So far, Hamas has failed to think creatively, causing it to lose much of its popularity and popular support. What went wrong?
1. The PA is to blame for having allowed Hamas, an organization that did not adhere to the principles and agreements of the peace process, to participate in elections planned within the Oslo Accords framework.
2. Having won the elections, Hamas should have abided by its election platform, which called only for “reform” and “change” and did not include the slogan of “liberation.”
3. In forming the Palestinian government, Hamas should have opted for a “national” government with a national agenda, instead of forming a Hamas government with a Hamas agenda.
4. Hamas should have made a distinction between its political aspirations as a religious party and the national aspirations of the Palestinian people. Upon assuming power, it should have stated that, as a Palestinian national government, it recognizes the State of Israel and accepts the agreements signed under the Oslo peace process. Additionally, it should have recognized all the agreements signed by its predecessors in accordance with international law. By failing to do so, Hamas put itself on a collision course with the international community.
The very fact that Hamas participated in elections that are based on the Oslo agreement proves that the Palestinian political system is moving towards the center. On the face of it, the Hamas victory appears detrimental to the peace efforts. However, the actual result may turn out to be more positive:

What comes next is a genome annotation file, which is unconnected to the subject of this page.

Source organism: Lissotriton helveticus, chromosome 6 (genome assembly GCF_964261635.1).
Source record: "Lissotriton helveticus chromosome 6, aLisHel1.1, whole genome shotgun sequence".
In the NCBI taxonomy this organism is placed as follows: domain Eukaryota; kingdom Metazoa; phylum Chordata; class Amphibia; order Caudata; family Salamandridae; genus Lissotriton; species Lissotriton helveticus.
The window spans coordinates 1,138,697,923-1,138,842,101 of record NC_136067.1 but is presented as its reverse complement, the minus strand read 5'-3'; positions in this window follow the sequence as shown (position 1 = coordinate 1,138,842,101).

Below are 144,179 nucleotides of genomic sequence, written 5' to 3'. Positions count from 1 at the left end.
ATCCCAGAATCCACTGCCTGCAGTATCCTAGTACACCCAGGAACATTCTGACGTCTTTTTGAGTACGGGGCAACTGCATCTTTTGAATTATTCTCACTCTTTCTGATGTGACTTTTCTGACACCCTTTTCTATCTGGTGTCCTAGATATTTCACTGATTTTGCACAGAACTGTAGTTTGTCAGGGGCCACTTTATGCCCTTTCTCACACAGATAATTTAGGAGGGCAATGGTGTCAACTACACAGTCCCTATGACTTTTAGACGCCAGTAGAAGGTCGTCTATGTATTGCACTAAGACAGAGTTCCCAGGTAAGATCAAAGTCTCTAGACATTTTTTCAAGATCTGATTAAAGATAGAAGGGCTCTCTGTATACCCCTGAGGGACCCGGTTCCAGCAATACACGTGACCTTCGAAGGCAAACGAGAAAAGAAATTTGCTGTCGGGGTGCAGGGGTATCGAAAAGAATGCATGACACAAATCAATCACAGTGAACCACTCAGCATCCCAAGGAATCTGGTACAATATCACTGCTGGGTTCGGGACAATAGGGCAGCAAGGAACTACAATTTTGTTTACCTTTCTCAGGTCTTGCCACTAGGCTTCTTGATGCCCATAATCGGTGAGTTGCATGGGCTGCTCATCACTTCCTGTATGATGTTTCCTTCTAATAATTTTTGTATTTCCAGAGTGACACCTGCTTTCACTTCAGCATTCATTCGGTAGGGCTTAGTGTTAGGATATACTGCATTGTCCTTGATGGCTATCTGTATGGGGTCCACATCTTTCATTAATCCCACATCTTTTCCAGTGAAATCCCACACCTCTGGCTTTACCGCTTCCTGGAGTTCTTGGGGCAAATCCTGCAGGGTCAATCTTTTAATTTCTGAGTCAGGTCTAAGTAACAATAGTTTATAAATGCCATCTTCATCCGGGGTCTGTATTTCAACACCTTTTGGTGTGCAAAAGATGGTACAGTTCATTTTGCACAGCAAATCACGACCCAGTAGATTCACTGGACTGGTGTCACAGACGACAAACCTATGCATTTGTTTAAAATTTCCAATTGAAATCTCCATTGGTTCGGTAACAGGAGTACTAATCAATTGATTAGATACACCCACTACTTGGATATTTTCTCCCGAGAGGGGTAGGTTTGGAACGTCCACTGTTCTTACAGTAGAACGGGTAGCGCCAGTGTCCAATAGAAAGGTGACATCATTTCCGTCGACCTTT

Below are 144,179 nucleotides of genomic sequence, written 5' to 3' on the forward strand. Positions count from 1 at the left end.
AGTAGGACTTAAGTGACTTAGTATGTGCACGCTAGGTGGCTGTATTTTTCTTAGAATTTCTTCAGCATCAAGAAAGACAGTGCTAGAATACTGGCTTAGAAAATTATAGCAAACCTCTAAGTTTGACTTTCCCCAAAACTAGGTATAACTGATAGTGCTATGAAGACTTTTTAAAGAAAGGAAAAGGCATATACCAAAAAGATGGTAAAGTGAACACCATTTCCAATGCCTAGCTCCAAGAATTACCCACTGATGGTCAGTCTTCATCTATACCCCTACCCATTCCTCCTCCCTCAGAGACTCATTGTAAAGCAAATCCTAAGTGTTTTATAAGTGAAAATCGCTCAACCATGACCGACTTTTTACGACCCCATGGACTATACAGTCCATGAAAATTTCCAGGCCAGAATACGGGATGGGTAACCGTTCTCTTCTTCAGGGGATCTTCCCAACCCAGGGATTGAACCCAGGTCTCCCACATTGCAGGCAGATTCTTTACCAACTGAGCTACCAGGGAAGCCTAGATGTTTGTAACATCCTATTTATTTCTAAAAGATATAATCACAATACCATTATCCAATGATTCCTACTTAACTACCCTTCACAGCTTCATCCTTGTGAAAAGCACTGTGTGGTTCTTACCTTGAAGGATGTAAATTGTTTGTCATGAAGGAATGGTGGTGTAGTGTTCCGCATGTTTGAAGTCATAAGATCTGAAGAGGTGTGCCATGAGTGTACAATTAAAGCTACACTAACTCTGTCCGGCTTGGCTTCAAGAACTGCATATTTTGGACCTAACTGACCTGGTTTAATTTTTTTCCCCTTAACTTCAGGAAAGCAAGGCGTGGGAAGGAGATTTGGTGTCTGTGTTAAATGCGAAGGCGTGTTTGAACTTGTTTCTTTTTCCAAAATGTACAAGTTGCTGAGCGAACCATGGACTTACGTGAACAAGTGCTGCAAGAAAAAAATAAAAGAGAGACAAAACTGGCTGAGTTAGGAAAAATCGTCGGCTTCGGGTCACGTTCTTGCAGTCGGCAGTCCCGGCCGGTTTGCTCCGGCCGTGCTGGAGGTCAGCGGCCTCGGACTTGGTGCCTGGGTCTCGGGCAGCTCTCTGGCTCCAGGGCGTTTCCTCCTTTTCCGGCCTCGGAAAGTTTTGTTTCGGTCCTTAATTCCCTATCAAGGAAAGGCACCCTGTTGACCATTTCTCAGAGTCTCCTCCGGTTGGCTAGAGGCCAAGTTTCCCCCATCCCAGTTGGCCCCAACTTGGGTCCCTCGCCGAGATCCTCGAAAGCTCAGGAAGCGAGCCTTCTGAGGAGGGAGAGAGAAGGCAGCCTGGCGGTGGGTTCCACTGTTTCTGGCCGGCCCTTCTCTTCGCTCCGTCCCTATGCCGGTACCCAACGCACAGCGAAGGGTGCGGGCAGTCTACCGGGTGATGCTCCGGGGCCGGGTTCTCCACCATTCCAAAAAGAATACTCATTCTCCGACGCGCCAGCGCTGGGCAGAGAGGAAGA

Hamas military wing - The road to take is negotiation, not confrontation.
Itmight work as a moderating influence on the other radical movements and ensure the stability and permanence of any agreement that is concluded.
The “two states for two peoples” formula remains the only option for achieving peace. A two-state solution to the conflict requires all participants in the democratic process to renounce violence and terror, to recognize each other, and to respect the right of the other to live in peace. However, this cannot be achieved unless both parties resume negotiations and the Israelis accept the fact that Hamas is an integral part of the Palestinian social and political fabric.
Failing this, what road should the Palestinians take to get out of the present crisis? It is time for a new party to emerge that would draw the best and the brightest from among the Palestinian people. The new party should adopt the Wasatieh Islamic tradition and the shura Islamic concept as its main pillars. Al-shura advocates collective and consultative decision-making.
Al-Wasatieh calls for Muslims to take a middle ground between those who sanctify tradition and those who opt for rational thinking in reading and explaining the Holy Qur’an in compliance with the Surah in the Holy Qur’an: “And so we have created you a halfway nation.” Or in the verse: “Be neither miserly nor prodigal, for then you should either earn / reproach or be reduced to penury.”
The goal will remain the establishment of a Palestinian state with East Jerusalem as its capital, as stipulated by the Oslo Accords. The road to take is negotiation, not confrontation.
Abu-Amr, Ziad. Islamic Fundamentalism in the West Bank and Gaza. Bloomington: Indiana University Press, 1994.
Dreyfuss, Robert. Devil’s Game: How the United States Helped Unleash Fundamentalist Islam. New York: Metropolitan Books, 2005.
Gordon, Haim, Rivka Gordon & Taher Shreteh. Beyond Intifada: Narrative of Freedom Fighters in the Gaza Strip. London: Praeger Publishers, 2003.
Human Rights Watch. Erased in a Moment: Suicide Bombing Attacks against Israeli Civilians, Human Rights Watch, 2002.
Mishal, Shaul and Avraham Sela. Hamas: A Behavioral Profile. Tel Aviv: Tel Aviv University, The Tami Steinmetz Center for Peace Research, 1997.
Shaked, Roni and Aviva Shabi. Hamas: Palestinian Islamic Fundamentalist Movement. Jerusalem: Keter, 1994.